In my second post on shifts we’re seeing in enterprise technology, let’s look at mobile devices.

Given that the mobile phone celebrated its 40th birthday this week, it seems like the perfect time to examine how far the device has come over the last four decades.

It’s hardly a great market insight to point out the huge rise in popularity and sales of smartphones. These devices now sell in greater numbers than PCs, sending PC manufacturers scurrying to review their plans in the face of a declining product market. According to research house IDC, tablet shipments surpassed 128 million in 2012, representing a 78.4% year-over-year growth in tablet shipments. Research from the Federal Reserve Board also revealed that almost half (48%) of US smartphone owners have used mobile banking in the last year—proof that consumers are becoming increasingly comfortable carrying out financial transactions on their mobile devices.

Securing the smartphone for enterprise

So what does enterprise mobility mean for IT? First, the increasing popularity of mobile devices resulted in RIM losing its stronghold on the corporate smartphone market. Senior executives demanded the ability to use their shiny new iPhone to read work emails. That opened the door for Mobile Device Management (MDM) vendors to make sure that these iPhones (sometimes Android phones, but usually iPhones) were as locked down as the BlackBerry these executives had before.

This freedom has now spread to non-executive employees, with public and private sector organizations embracing Bring Your Own Devices (BYOD) policies. This seems like a great enterprise mobility solution: employees can work from anywhere, using a device that the company has not had to purchase for them, and they no longer have to carry two devices (one work and one personal). Employees also have the opportunity to use their preferred brand of smartphone.

This poses a new problem though. MDM software is designed to give the IT department complete control of the device—what can and can’t be installed, password complexity, remote wipe, etc. This is appropriate for a corporate-owned device, but employees aren’t going to be pleased if their personal phones are remotely wiped (including personal content) when they leave their job, or if they have to enter a 12-character complex password in order to reply to a text from a friend. So, we can expect to see a shift from MDM to Mobile Application Management (MAM). This separates corporate apps from personal ones, allowing IT to control all security aspects of sensitive apps, while end users are free to install Angry Birds and choose a simple PIN for what is, after all, their own phone.

The anytime, anywhere workforce

So what are workers using their devices for? Obviously email, contacts, and calendars are the starting point. But knowledge workers are used to instant access to whatever they need in their personal lives and expect the same from their work lives. They want to work anytime, from anywhere, using their preferred mobile device. This means they expect enterprise mobility to enable them to use an iPad to access to documents, images, etc. in a meeting; to approve purchase orders on a smartphone on the train; to check the latest sales figures around the clock as the financial year draws to an end. Analyst house Forrester characterizes 29% of the global workforce as anytime, anywhere information workers—those who use three or more devices, work from multiple locations, and use many apps. This is up from 23% in 2011. Users are now as likely to be on a smartphone or tablet when accessing information as they are to be on a desktop or laptop. Enterprise application vendors who don’t consider mobile apps to be equally as important as their desktop counterparts will be considered legacy and will eventually be replaced by those who do.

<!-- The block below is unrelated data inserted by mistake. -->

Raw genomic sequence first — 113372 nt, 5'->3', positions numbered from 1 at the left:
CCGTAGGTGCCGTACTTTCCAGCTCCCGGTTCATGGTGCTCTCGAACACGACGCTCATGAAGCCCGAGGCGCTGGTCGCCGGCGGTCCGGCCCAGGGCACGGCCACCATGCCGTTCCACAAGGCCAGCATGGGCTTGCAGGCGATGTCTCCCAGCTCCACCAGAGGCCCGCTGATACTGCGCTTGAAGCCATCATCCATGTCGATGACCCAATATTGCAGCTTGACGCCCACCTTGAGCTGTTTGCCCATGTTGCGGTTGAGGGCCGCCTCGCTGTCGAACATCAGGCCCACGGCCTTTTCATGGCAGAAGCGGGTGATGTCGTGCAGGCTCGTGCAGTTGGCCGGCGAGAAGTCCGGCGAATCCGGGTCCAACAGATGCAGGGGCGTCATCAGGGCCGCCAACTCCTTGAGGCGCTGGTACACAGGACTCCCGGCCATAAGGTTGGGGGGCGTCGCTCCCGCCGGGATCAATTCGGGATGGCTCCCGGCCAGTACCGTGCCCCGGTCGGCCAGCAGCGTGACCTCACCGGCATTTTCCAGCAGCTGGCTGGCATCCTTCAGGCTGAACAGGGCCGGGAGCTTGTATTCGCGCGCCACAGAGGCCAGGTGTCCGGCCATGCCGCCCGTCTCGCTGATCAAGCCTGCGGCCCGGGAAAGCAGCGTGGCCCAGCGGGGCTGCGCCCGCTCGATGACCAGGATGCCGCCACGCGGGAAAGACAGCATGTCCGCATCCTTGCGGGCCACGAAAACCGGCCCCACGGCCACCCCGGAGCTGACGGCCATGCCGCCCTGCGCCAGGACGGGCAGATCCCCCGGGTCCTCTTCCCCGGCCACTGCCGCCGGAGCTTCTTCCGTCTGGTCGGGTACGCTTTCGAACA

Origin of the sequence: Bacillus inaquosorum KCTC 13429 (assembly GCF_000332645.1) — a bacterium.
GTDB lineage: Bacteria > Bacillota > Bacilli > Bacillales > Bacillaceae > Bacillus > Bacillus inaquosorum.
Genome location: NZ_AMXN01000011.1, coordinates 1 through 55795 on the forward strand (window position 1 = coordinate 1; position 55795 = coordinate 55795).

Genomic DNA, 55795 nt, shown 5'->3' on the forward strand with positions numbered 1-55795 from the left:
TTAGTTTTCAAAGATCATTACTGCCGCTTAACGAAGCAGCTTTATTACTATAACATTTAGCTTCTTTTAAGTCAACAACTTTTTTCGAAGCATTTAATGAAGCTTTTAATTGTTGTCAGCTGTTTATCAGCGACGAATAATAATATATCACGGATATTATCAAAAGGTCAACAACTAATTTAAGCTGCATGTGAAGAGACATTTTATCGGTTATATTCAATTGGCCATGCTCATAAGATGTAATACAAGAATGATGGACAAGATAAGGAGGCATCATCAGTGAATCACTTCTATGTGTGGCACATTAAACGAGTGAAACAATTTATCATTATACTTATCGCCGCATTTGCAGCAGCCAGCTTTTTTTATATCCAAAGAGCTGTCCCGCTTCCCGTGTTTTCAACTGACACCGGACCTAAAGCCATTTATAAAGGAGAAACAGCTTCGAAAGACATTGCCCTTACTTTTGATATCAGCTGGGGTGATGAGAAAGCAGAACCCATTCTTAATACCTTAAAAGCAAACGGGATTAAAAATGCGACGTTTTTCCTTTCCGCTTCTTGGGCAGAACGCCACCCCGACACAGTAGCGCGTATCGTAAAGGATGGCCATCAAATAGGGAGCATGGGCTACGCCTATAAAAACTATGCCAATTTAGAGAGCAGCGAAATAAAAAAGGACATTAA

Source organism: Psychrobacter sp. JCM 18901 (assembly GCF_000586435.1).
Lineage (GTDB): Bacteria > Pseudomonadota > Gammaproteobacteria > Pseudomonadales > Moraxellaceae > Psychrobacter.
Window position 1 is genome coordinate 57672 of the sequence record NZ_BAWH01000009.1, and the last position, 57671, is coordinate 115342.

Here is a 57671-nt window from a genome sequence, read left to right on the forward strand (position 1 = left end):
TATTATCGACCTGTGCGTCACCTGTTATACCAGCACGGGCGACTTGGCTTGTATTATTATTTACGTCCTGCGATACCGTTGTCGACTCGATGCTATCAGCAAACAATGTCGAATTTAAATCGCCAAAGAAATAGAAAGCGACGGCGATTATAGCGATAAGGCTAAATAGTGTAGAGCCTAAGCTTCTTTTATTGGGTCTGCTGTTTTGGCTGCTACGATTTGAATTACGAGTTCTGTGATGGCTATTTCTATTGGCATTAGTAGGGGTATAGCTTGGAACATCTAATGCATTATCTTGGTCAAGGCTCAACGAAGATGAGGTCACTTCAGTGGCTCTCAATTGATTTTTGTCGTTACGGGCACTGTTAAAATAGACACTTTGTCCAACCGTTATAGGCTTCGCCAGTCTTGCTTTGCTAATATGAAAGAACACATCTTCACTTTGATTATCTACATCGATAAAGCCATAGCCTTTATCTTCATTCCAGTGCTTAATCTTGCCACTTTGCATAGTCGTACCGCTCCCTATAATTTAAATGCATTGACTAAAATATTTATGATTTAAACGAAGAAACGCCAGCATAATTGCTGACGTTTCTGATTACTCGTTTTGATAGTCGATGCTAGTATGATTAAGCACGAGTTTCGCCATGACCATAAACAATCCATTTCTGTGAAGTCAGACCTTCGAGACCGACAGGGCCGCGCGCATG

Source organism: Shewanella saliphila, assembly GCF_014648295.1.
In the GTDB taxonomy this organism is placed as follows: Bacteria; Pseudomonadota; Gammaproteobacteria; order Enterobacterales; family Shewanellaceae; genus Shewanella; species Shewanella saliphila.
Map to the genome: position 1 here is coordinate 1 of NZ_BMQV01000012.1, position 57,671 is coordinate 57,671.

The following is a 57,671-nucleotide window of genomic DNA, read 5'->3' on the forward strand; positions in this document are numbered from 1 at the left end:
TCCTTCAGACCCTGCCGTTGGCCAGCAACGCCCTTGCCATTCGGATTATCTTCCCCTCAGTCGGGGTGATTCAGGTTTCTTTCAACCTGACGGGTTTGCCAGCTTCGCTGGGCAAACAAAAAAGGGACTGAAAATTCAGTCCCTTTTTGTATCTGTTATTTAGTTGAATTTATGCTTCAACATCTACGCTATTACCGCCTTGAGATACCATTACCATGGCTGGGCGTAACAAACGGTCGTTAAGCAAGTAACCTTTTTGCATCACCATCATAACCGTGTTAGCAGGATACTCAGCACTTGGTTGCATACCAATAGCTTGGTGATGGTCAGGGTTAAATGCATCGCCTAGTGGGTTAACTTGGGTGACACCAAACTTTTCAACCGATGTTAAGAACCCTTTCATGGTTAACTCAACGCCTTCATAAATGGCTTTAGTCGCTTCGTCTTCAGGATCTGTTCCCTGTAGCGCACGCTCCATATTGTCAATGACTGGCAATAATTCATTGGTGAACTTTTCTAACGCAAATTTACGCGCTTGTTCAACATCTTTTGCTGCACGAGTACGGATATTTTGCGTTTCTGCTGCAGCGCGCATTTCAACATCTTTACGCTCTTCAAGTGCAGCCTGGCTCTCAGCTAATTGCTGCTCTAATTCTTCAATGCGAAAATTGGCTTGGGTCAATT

Corporate networks become irrelevant

Of course, working from anywhere means a major shift in the role of the corporate Local Area Network (LAN). Before Software as a Service (SaaS) and mobile business apps, business data was hosted on the corporate network, and access to this network was locked down airtight. Traditionally, you had to be in the office and physically connected to the network (don’t get me started on corporate VPNs). Locking down the LAN meant that the security of business applications was less important, as you could only access them from inside the building, from desktops that were similarly locked down. Current expectations that you should be able to work with people from other organizations (partners, contractors, customers, etc.) just as easily as someone within your company—from any device, anywhere, anytime—means a new approach to this problem is required. Application vendors in the enterprise mobility space now have more responsibility for security and access control than they did for legacy on-premise installs.

Huddle’s new iOS app, for both the iPhone and iPad, enables you and your company to work securely from anywhere, at any time with teams inside and out of your organization.

Jonathan Howell


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